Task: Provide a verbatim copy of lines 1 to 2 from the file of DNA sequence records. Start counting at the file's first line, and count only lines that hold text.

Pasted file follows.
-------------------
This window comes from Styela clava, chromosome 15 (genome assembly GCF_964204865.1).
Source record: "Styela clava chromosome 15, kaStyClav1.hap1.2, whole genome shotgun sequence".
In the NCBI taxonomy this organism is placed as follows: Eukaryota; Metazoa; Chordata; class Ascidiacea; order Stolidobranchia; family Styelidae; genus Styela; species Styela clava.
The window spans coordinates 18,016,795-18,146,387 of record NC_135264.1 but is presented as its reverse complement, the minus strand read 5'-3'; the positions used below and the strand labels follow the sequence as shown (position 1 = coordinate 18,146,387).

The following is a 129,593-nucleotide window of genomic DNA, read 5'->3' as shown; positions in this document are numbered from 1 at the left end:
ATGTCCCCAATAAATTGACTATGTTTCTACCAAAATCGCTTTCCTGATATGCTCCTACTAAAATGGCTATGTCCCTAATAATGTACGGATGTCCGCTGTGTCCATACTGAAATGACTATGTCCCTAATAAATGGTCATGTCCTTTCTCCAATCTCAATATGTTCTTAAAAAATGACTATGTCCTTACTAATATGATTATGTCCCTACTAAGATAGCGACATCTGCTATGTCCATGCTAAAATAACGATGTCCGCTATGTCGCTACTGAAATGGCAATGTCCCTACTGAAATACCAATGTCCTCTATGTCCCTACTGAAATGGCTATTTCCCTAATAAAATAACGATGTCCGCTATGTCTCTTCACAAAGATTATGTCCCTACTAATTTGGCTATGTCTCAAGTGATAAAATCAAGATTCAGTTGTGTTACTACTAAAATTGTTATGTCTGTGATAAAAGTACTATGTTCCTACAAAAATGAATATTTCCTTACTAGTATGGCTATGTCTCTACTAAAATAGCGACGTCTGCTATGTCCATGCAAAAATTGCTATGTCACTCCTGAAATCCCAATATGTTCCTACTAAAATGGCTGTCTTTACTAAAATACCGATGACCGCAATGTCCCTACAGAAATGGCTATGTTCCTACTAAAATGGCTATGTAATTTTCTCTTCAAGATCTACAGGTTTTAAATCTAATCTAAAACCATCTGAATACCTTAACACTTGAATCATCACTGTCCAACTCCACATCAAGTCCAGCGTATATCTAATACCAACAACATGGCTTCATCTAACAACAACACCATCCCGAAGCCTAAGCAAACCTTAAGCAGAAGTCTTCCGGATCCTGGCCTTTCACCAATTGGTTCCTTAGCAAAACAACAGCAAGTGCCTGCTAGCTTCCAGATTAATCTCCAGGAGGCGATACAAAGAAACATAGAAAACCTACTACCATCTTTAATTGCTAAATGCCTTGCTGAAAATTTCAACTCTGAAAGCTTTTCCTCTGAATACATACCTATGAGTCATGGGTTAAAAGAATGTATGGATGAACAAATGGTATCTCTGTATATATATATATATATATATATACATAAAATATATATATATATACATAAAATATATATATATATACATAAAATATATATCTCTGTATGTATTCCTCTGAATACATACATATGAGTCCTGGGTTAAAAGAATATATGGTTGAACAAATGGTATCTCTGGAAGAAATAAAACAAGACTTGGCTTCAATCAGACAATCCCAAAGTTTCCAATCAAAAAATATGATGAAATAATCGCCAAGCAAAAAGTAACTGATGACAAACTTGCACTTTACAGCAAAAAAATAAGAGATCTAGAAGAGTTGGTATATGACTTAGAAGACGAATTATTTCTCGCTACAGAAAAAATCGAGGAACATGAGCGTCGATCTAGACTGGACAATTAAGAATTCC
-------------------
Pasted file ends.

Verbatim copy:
This window comes from Styela clava, chromosome 15 (genome assembly GCF_964204865.1).
Source record: "Styela clava chromosome 15, kaStyClav1.hap1.2, whole genome shotgun sequence".